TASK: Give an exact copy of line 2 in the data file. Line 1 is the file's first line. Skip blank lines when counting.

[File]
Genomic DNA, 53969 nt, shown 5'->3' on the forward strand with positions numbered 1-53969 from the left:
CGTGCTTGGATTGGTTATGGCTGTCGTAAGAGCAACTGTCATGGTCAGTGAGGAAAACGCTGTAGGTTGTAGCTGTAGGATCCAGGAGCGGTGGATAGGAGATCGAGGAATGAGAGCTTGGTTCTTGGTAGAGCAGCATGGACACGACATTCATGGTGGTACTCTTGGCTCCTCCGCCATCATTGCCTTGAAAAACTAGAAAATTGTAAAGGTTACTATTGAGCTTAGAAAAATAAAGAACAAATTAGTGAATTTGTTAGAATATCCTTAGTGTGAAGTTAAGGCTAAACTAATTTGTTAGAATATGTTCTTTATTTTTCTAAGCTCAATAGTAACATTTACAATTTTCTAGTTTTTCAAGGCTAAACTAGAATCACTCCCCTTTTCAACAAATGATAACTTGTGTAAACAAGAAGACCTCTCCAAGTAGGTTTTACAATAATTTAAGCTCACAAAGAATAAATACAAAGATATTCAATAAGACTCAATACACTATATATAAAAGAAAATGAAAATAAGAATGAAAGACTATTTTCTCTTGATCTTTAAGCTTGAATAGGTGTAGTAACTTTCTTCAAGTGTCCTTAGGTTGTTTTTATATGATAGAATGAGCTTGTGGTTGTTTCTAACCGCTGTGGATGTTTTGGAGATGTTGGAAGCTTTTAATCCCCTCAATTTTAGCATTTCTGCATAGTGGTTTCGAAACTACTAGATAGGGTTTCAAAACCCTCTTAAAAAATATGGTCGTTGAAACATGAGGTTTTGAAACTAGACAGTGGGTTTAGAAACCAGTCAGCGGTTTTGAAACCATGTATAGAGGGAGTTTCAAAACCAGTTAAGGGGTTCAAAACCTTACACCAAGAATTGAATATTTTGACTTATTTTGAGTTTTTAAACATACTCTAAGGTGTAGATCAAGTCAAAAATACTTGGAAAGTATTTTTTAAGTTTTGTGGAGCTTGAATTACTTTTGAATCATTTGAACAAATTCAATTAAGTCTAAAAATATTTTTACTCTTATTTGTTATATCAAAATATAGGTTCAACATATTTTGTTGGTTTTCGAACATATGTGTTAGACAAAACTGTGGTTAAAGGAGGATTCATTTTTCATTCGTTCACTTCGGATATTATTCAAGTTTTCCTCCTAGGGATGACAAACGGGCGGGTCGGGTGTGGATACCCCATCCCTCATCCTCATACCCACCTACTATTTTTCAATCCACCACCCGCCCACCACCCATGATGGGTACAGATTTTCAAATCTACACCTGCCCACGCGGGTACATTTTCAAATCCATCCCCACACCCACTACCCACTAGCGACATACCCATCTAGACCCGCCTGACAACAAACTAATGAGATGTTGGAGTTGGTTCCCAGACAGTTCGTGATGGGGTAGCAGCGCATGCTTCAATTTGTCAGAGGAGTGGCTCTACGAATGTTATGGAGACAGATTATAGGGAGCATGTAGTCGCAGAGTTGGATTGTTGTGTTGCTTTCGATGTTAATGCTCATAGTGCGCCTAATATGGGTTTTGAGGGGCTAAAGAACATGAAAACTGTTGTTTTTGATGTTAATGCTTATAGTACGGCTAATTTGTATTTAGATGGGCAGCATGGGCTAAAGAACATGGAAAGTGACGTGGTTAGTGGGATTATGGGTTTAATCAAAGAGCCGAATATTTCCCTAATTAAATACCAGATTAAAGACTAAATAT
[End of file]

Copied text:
CGTGCTTGGATTGGTTATGGCTGTCGTAAGAGCAACTGTCATGGTCAGTGAGGAAAACGCTGTAGGTTGTAGCTGTAGGATCCAGGAGCGGTGGATAGGAGATCGAGGAATGAGAGCTTGGTTCTTGGTAGAGCAGCATGGACACGACATTCATGGTGGTACTCTTGGCTCCTCCGCCATCATTGCCTTGAAAAACTAGAAAATTGTAAAGGTTACTATTGAGCTTAGAAAAATAAAGAACAAATTAGTGAATTTGTTAGAATATCCTTAGTGTGAAGTTAAGGCTAAACTAATTTGTTAGAATATGTTCTTTATTTTTCTAAGCTCAATAGTAACATTTACAATTTTCTAGTTTTTCAAGGCTAAACTAGAATCACTCCCCTTTTCAACAAATGATAACTTGTGTAAACAAGAAGACCTCTCCAAGTAGGTTTTACAATAATTTAAGCTCACAAAGAATAAATACAAAGATATTCAATAAGACTCAATACACTATATATAAAAGAAAATGAAAATAAGAATGAAAGACTATTTTCTCTTGATCTTTAAGCTTGAATAGGTGTAGTAACTTTCTTCAAGTGTCCTTAGGTTGTTTTTATATGATAGAATGAGCTTGTGGTTGTTTCTAACCGCTGTGGATGTTTTGGAGATGTTGGAAGCTTTTAATCCCCTCAATTTTAGCATTTCTGCATAGTGGTTTCGAAACTACTAGATAGGGTTTCAAAACCCTCTTAAAAAATATGGTCGTTGAAACATGAGGTTTTGAAACTAGACAGTGGGTTTAGAAACCAGTCAGCGGTTTTGAAACCATGTATAGAGGGAGTTTCAAAACCAGTTAAGGGGTTCAAAACCTTACACCAAGAATTGAATATTTTGACTTATTTTGAGTTTTTAAACATACTCTAAGGTGTAGATCAAGTCAAAAATACTTGGAAAGTATTTTTTAAGTTTTGTGGAGCTTGAATTACTTTTGAATCATTTGAACAAATTCAATTAAGTCTAAAAATATTTTTACTCTTATTTGTTATATCAAAATATAGGTTCAACATATTTTGTTGGTTTTCGAACATATGTGTTAGACAAAACTGTGGTTAAAGGAGGATTCATTTTTCATTCGTTCACTTCGGATATTATTCAAGTTTTCCTCCTAGGGATGACAAACGGGCGGGTCGGGTGTGGATACCCCATCCCTCATCCTCATACCCACCTACTATTTTTCAATCCACCACCCGCCCACCACCCATGATGGGTACAGATTTTCAAATCTACACCTGCCCACGCGGGTACATTTTCAAATCCATCCCCACACCCACTACCCACTAGCGACATACCCATCTAGACCCGCCTGACAACAAACTAATGAGATGTTGGAGTTGGTTCCCAGACAGTTCGTGATGGGGTAGCAGCGCATGCTTCAATTTGTCAGAGGAGTGGCTCTACGAATGTTATGGAGACAGATTATAGGGAGCATGTAGTCGCAGAGTTGGATTGTTGTGTTGCTTTCGATGTTAATGCTCATAGTGCGCCTAATATGGGTTTTGAGGGGCTAAAGAACATGAAAACTGTTGTTTTTGATGTTAATGCTTATAGTACGGCTAATTTGTATTTAGATGGGCAGCATGGGCTAAAGAACATGGAAAGTGACGTGGTTAGTGGGATTATGGGTTTAATCAAAGAGCCGAATATTTCCCTAATTAAATACCAGATTAAAGACTAAATAT